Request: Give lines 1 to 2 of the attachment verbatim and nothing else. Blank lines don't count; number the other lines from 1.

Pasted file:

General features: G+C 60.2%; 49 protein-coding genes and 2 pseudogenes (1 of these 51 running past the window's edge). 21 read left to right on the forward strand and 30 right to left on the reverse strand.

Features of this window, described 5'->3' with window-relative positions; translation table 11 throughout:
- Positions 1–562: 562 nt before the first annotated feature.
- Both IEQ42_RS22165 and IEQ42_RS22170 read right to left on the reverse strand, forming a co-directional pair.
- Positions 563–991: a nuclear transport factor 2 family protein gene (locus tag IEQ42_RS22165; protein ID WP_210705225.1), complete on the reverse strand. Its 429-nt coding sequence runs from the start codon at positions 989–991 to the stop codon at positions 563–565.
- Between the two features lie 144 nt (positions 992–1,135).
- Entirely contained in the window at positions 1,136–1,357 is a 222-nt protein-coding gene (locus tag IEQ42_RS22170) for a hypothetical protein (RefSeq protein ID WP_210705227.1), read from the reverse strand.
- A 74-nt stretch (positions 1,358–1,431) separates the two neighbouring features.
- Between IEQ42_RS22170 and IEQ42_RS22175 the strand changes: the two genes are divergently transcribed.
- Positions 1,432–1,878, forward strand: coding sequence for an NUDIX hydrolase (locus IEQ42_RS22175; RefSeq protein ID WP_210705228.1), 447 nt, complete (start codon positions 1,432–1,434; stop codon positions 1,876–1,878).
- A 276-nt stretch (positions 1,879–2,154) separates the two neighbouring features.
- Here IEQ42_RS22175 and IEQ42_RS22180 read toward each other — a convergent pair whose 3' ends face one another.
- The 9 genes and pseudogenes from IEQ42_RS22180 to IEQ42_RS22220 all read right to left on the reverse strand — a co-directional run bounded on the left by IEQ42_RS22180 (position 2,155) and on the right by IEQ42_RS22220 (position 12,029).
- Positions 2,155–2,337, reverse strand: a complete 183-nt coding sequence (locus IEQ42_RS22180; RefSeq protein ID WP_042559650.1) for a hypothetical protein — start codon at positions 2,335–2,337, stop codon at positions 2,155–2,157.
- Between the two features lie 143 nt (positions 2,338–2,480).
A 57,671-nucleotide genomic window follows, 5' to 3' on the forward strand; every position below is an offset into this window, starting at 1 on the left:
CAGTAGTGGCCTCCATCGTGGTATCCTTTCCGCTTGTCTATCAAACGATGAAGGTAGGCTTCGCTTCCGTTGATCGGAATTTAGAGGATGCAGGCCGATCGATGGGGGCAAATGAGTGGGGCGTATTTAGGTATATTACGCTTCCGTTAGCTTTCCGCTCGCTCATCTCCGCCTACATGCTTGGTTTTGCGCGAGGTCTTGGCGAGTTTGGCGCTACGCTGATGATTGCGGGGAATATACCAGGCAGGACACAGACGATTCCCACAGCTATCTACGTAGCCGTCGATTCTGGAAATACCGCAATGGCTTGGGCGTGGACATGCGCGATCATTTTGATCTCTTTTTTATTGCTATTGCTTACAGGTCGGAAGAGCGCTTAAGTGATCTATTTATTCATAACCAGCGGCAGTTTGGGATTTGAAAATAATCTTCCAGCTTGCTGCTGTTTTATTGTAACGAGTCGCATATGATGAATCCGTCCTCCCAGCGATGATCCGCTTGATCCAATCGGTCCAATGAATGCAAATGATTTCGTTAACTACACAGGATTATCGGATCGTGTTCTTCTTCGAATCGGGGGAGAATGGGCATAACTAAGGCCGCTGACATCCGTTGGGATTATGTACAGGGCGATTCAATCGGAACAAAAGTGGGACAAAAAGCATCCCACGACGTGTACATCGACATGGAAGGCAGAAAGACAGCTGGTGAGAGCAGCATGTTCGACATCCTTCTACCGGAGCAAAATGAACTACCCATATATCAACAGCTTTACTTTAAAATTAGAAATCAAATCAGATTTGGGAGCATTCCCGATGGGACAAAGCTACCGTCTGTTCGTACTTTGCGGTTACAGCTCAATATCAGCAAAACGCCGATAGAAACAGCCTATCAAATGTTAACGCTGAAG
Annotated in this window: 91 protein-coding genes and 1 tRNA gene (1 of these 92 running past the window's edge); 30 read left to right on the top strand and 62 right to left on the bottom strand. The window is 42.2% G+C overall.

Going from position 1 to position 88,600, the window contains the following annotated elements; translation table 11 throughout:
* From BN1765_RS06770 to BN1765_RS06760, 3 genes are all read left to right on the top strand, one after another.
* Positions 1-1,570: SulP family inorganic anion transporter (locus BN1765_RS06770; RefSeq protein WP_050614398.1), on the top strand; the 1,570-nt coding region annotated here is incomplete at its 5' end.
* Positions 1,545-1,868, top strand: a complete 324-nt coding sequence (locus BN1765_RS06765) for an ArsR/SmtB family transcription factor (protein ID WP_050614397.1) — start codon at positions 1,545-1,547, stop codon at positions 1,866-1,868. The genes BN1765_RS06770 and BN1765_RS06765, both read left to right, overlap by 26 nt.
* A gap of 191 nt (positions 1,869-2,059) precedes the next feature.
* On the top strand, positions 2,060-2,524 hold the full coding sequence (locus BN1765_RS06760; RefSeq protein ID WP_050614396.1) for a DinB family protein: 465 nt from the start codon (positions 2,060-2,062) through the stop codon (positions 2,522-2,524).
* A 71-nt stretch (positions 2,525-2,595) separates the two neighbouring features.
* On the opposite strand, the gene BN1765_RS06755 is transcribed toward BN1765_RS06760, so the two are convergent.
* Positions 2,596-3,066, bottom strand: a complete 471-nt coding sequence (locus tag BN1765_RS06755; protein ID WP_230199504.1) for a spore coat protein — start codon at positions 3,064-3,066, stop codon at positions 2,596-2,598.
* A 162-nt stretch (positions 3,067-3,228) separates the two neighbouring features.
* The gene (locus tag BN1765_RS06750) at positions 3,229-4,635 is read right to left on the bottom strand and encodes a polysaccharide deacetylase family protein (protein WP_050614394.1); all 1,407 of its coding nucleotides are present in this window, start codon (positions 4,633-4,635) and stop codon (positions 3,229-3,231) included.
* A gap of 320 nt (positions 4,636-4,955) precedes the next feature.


General features: G+C 60.2%; 49 protein-coding genes and 2 pseudogenes (1 of these 51 running past the window's edge). 21 read left to right on the forward strand and 30 right to left on the reverse strand.

Features of this window, described 5'->3' with window-relative positions; translation table 11 throughout: